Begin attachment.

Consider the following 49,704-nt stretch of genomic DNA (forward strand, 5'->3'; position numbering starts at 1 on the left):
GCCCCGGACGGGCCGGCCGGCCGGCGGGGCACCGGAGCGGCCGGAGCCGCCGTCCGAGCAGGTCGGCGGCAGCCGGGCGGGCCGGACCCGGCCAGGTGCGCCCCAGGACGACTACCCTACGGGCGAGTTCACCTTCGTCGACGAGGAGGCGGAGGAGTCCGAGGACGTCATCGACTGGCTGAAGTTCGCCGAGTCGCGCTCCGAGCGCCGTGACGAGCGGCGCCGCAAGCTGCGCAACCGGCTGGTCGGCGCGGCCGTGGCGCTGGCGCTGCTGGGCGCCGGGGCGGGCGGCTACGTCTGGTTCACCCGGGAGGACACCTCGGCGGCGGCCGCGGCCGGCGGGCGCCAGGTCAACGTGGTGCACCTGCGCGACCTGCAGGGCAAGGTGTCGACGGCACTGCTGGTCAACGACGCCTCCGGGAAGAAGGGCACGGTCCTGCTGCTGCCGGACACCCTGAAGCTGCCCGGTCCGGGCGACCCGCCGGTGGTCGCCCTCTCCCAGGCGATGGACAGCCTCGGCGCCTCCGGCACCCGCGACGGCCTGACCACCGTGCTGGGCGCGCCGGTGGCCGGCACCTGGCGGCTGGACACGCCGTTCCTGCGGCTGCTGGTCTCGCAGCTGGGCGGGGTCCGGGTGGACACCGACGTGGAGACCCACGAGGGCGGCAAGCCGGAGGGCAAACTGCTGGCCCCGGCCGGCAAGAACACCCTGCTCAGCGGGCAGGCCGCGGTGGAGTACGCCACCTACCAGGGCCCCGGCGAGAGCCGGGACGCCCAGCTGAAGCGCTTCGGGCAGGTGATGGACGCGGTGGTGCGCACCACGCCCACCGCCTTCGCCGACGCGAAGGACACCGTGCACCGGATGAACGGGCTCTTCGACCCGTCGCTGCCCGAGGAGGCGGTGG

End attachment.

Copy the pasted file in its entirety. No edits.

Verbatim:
Consider the following 49,704-nt stretch of genomic DNA (forward strand, 5'->3'; position numbering starts at 1 on the left):
GCCCCGGACGGGCCGGCCGGCCGGCGGGGCACCGGAGCGGCCGGAGCCGCCGTCCGAGCAGGTCGGCGGCAGCCGGGCGGGCCGGACCCGGCCAGGTGCGCCCCAGGACGACTACCCTACGGGCGAGTTCACCTTCGTCGACGAGGAGGCGGAGGAGTCCGAGGACGTCATCGACTGGCTGAAGTTCGCCGAGTCGCGCTCCGAGCGCCGTGACGAGCGGCGCCGCAAGCTGCGCAACCGGCTGGTCGGCGCGGCCGTGGCGCTGGCGCTGCTGGGCGCCGGGGCGGGCGGCTACGTCTGGTTCACCCGGGAGGACACCTCGGCGGCGGCCGCGGCCGGCGGGCGCCAGGTCAACGTGGTGCACCTGCGCGACCTGCAGGGCAAGGTGTCGACGGCACTGCTGGTCAACGACGCCTCCGGGAAGAAGGGCACGGTCCTGCTGCTGCCGGACACCCTGAAGCTGCCCGGTCCGGGCGACCCGCCGGTGGTCGCCCTCTCCCAGGCGATGGACAGCCTCGGCGCCTCCGGCACCCGCGACGGCCTGACCACCGTGCTGGGCGCGCCGGTGGCCGGCACCTGGCGGCTGGACACGCCGTTCCTGCGGCTGCTGGTCTCGCAGCTGGGCGGGGTCCGGGTGGACACCGACGTGGAGACCCACGAGGGCGGCAAGCCGGAGGGCAAACTGCTGGCCCCGGCCGGCAAGAACACCCTGCTCAGCGGGCAGGCCGCGGTGGAGTACGCCACCTACCAGGGCCCCGGCGAGAGCCGGGACGCCCAGCTGAAGCGCTTCGGGCAGGTGATGGACGCGGTGGTGCGCACCACGCCCACCGCCTTCGCCGACGCGAAGGACACCGTGCACCGGATGAACGGGCTCTTCGACCCGTCGCTGCCCGAGGAGGCGGTGG